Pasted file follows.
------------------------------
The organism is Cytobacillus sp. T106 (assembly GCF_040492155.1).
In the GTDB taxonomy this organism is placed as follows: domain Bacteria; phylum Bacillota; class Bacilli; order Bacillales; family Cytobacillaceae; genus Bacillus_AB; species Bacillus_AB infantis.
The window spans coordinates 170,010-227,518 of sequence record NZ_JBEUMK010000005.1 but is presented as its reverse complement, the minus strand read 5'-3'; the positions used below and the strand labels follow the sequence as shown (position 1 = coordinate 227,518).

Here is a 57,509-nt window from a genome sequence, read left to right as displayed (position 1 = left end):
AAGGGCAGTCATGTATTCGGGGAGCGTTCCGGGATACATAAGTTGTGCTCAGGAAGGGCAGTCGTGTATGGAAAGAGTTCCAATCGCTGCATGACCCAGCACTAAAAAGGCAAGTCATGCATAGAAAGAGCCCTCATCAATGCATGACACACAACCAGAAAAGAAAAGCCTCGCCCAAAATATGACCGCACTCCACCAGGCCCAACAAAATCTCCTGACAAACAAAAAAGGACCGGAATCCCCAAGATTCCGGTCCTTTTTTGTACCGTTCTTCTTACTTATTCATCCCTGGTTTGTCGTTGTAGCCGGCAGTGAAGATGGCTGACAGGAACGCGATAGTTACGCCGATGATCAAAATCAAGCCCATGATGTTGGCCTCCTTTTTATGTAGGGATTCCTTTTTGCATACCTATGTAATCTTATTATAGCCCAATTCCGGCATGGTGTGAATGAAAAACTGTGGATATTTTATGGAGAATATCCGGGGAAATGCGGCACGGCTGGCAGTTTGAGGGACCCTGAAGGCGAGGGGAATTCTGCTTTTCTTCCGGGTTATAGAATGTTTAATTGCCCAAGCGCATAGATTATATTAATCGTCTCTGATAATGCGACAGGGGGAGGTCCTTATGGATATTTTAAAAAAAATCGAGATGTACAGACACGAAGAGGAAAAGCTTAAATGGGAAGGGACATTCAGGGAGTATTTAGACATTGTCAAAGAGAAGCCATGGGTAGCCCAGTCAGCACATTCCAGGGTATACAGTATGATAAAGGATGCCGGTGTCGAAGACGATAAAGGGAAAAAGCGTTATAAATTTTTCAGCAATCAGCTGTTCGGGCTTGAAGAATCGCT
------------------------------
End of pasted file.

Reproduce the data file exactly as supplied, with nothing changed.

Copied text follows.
The organism is Cytobacillus sp. T106 (assembly GCF_040492155.1).
In the GTDB taxonomy this organism is placed as follows: domain Bacteria; phylum Bacillota; class Bacilli; order Bacillales; family Cytobacillaceae; genus Bacillus_AB; species Bacillus_AB infantis.
The window spans coordinates 170,010-227,518 of sequence record NZ_JBEUMK010000005.1 but is presented as its reverse complement, the minus strand read 5'-3'; the positions used below and the strand labels follow the sequence as shown (position 1 = coordinate 227,518).

Here is a 57,509-nt window from a genome sequence, read left to right as displayed (position 1 = left end):
AAGGGCAGTCATGTATTCGGGGAGCGTTCCGGGATACATAAGTTGTGCTCAGGAAGGGCAGTCGTGTATGGAAAGAGTTCCAATCGCTGCATGACCCAGCACTAAAAAGGCAAGTCATGCATAGAAAGAGCCCTCATCAATGCATGACACACAACCAGAAAAGAAAAGCCTCGCCCAAAATATGACCGCACTCCACCAGGCCCAACAAAATCTCCTGACAAACAAAAAAGGACCGGAATCCCCAAGATTCCGGTCCTTTTTTGTACCGTTCTTCTTACTTATTCATCCCTGGTTTGTCGTTGTAGCCGGCAGTGAAGATGGCTGACAGGAACGCGATAGTTACGCCGATGATCAAAATCAAGCCCATGATGTTGGCCTCCTTTTTATGTAGGGATTCCTTTTTGCATACCTATGTAATCTTATTATAGCCCAATTCCGGCATGGTGTGAATGAAAAACTGTGGATATTTTATGGAGAATATCCGGGGAAATGCGGCACGGCTGGCAGTTTGAGGGACCCTGAAGGCGAGGGGAATTCTGCTTTTCTTCCGGGTTATAGAATGTTTAATTGCCCAAGCGCATAGATTATATTAATCGTCTCTGATAATGCGACAGGGGGAGGTCCTTATGGATATTTTAAAAAAAATCGAGATGTACAGACACGAAGAGGAAAAGCTTAAATGGGAAGGGACATTCAGGGAGTATTTAGACATTGTCAAAGAGAAGCCATGGGTAGCCCAGTCAGCACATTCCAGGGTATACAGTATGATAAAGGATGCCGGTGTCGAAGACGATAAAGGGAAAAAGCGTTATAAATTTTTCAGCAATCAGCTGTTCGGGCTTGAAGAATCGCT